Last week, I posted here about my programs with links, but today, I want to mention a few other programs and meetings.
On Tuesday I attended the program entitled, "What They Want Where They Want it: Passive Advisory for Books, Movies, and More" presented by Jennifer Asimakopoulos and Jez Layman.
Use this link, type "Layman" under the field for Speaker's last name and hit search and you will pull up the PDF of their slides.
Here is the link to my notes from Twitter. I put them into one thread and doubled checked that you do not need an account to view these, simply click that link. You can pair the slides and the notes together for a solid recap.
Attending this program is proof that even when you know the 2 people and their work very well [their library is right near mine] you can still learn a lot. This was the program I attended that I think will help my readers the most, right away. There is much to learn from Jennifer and Jez and the work their team has done for years. That's actually the main take away here, when a team works together over years, the amount of product they can create, together, is astounding.
On the final day of the conference, I was one of the organizers of another program involving Jez Layman. I had invited her to interview Kelly Jensen live on stage in a program sponsored by ARRT:
|(Don't) Call Me Crazy: Book Release and Author Interview with Kelly Jensen|
|Venue: Peoria Civic Center|
|Join the Adult Reading Round Table [ARRT] as they host a book release party with librarian, Boot Riot Editor, and bestselling author Kelly Jensen as she launches (Don’t) Call me Crazy, an essay collection that explores, through essays, artwork, poetry, and other ephemera, the ways that mental illness impacts individuals, family and friends. This collection includes contributions from Victoria Schwab, Adam Silvera, Libba Bray, Esmé Wang, Yumi Sakugawa, Mike Jung, s.e. smith, Meredith Russo, and Stephanie Kuehn, and more. Kelly will be interviewed by Jez Layman live on stage. They will be discussing the book, how mental illness is portrayed in literature, how we help readers find inclusive titles, and much more. There will be time for questions from the audience. Kelly will sign copies of the book purchased at the event for you or your library.|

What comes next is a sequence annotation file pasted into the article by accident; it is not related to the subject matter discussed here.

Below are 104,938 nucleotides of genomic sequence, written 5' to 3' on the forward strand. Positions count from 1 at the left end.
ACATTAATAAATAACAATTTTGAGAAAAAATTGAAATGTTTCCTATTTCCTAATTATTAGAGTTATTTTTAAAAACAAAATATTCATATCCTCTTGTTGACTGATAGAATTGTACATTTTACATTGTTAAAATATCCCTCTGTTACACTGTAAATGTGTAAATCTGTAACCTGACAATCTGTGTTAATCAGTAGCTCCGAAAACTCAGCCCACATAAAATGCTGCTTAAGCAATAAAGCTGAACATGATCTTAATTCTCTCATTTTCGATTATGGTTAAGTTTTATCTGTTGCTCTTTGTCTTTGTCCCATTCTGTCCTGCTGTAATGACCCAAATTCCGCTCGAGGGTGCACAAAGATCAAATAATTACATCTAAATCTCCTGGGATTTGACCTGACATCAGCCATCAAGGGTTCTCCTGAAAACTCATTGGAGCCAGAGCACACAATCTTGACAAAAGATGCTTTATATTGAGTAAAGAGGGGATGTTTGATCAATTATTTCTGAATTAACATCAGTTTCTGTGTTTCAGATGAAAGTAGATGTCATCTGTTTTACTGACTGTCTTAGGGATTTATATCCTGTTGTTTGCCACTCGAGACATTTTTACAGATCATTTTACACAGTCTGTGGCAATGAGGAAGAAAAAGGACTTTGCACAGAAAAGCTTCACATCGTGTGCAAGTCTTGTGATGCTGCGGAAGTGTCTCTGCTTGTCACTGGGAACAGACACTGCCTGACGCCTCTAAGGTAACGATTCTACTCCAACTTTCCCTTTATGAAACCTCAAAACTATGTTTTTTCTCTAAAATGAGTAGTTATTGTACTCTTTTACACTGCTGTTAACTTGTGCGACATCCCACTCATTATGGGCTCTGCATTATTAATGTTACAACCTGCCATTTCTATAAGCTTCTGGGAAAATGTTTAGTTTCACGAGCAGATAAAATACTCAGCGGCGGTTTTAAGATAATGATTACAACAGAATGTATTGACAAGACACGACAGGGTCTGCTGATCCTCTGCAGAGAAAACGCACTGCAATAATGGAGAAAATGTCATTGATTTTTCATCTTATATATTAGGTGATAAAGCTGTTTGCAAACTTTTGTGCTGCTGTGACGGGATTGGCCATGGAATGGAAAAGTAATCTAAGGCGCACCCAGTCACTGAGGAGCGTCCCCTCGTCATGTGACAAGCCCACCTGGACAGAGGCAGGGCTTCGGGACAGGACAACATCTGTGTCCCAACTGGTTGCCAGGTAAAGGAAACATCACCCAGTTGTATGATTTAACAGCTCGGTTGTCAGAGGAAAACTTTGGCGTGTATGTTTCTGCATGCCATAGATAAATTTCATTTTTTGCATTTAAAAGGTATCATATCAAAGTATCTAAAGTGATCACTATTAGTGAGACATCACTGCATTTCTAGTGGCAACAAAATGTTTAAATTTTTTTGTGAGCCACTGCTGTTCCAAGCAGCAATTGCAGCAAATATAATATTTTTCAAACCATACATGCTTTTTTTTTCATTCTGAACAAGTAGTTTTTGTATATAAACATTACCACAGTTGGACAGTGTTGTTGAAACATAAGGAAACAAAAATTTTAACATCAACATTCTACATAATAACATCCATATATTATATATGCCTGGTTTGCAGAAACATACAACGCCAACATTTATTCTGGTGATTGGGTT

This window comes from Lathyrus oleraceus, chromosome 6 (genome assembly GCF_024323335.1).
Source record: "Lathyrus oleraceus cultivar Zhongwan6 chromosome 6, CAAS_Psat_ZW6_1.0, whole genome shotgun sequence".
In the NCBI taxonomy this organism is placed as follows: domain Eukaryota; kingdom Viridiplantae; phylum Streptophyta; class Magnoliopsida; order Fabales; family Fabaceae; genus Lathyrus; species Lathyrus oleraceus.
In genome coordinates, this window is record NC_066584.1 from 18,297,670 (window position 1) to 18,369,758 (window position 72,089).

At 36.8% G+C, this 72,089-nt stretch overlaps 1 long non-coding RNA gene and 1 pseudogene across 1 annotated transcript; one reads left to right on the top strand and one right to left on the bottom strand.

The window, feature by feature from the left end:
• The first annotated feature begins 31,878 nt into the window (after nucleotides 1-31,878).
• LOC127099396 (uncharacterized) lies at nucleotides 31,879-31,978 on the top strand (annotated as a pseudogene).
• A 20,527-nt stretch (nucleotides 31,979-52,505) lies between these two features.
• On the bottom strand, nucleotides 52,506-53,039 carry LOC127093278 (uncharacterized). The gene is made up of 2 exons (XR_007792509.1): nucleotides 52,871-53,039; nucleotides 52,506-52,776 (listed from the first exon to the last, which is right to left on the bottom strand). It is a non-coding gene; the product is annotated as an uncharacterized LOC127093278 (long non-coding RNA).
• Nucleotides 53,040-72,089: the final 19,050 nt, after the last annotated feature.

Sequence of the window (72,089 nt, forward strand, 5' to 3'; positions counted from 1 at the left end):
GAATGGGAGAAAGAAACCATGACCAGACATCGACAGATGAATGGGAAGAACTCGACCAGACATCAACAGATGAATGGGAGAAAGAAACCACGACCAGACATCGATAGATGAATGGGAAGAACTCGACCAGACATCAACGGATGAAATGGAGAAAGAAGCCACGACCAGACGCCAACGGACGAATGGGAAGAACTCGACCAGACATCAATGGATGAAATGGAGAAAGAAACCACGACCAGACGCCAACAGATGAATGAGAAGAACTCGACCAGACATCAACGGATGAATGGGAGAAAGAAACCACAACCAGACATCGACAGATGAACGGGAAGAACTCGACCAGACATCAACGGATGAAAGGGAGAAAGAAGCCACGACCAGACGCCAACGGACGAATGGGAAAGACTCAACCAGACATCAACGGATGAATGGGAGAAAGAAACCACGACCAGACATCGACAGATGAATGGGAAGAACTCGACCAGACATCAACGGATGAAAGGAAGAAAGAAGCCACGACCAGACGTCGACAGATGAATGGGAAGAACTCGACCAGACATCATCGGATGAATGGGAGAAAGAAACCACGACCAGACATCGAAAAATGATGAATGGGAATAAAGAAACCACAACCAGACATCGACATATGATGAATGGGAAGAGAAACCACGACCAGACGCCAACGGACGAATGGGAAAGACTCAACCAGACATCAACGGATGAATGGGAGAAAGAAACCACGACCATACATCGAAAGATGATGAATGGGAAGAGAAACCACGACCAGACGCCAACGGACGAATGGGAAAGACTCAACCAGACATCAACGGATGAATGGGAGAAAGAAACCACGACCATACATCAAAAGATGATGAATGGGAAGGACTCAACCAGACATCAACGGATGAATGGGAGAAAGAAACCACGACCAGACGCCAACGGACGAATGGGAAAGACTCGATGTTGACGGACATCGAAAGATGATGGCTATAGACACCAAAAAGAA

After the talk there was a nice long line of people all waiting to buy the book, and many people were buying multiple copies! This is a book you need to have at every library. I would suggest a copy in YA and Adult.
I was so very proud of both Jez and Kelly. This was one of the best programs I have ever been a part of, both because of their honesty and the need for these conversations about mental health.
These are just 2 of the many wonderful programs that happened at ILA Annual this year. Anyone, whether you were there or not, is welcome to peruse the conference program and download handouts and presentations with this link.
I love state library conferences for many reasons, but the biggest reason is because they are just as informative as a national conference but on a smaller scale. Next week I get to do it all again as I was invited to the Wisconsin Library Association Conference.
Of course, I love my own state library conference most of all. I love it so much that I even sponsor everyone's coffee for 1 morning each year. Also, I think I may have joined another committee while I was on the pub stroll. Oh well.
If you went to ILA or another state library conference recently and want to share something you learned with the rest of my readers, please let contact me.